PE firms, however, don’t originate business that way. They aren’t looking to educate management looking to do a Management Buyout (they’d consider it, but that’s not their general focus).

    Perhaps they can do more to benefit their portfolio companies, but I don’t see that as being social media as much as broadening their web platform (putting up job listings).

    Perhaps the portfolio companies themselves would benefit from social media in terms of their supply chain – maybe.

    So why do you think this will be embraced by PE firms? What is the value?

    • Matt Craig Greene
      July 18, 2009 at 10:49 am

      I think it is short-sighted to dismiss any medium that can help originate and support relationships between senior deal do-ers and potential portfolio company managers. Social media give PE personnel a channel through which they can be genuinely helpful to those with whom they wish to build relationships and, perhaps uniquely, the people with whom they build these relationships may not even be known to them.

      Also, just because you can’t get a fund commitment through a tweet or linked in discussion does not mean that these cannot help. People buy from people, even in highly regulated markets. And suggesting that mid-market buyout firms would not be keen to educate managers into the idea of a buyout directly contradicts everything I am seeing in the market… Which would you rather do as a GP, bid in an auction run b an i-bank or own the bid process through management, with access to better company information? It’s the latter, every time.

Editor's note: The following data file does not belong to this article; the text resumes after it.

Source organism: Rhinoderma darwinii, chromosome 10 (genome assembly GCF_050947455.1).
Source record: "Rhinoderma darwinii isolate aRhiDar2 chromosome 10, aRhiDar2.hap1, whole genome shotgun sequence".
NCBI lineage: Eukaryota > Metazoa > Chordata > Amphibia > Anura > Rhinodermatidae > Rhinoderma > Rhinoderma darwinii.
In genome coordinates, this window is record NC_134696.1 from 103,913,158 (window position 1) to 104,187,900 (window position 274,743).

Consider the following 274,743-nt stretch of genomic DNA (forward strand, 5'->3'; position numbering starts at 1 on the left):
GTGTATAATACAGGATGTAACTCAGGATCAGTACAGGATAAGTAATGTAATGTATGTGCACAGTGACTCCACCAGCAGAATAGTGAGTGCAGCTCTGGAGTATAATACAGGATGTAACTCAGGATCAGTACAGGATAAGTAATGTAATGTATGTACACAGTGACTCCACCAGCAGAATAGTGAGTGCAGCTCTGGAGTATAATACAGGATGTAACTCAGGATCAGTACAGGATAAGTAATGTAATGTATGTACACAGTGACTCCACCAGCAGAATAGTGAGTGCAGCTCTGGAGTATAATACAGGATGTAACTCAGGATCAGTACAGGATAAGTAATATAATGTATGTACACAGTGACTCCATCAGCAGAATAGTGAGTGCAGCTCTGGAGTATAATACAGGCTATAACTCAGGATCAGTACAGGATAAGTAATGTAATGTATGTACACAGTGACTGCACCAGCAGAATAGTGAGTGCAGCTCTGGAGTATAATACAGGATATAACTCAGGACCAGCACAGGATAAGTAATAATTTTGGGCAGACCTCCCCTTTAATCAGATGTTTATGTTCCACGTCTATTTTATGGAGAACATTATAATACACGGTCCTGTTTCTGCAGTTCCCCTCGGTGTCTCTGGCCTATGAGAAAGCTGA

Best regards,
      Matthew Craig-Greene
      IE Consulting
      http://www.ieconsulting.co.uk

    • Peter Lahoud
      July 20, 2009 at 8:06 am

      I know you might not sight a deal online, in the same way you wouldn’t actually sign a deal on a golf course, but are you really implying that building an informal relationship in advance is of no benefit? your argument seems to imply networking and relationship-building generally is of no benefit since it’s not transactional or immediately productive

      Both the GP-LP and GP-portfolio management team relationships may have to last for up to a decade, through ups and downs. Building a personal relationship in advance of signing the deal (be that on-line or in-person) can be a huge benefit in ensuring a good fit throughout – consider it the engagement before the wedding.

  1. October 23, 2009 at 4:59 pm

Leave a Reply

Fill in your details below or click an icon to log in:

WordPress.com Logo

You are commenting using your WordPress.com account. Log Out / Change )

Twitter picture

You are commenting using your Twitter account. Log Out / Change )

Facebook photo

You are commenting using your Facebook account. Log Out / Change )

Google+ photo

You are commenting using your Google+ account. Log Out / Change )

Connecting to %s

%d bloggers like this: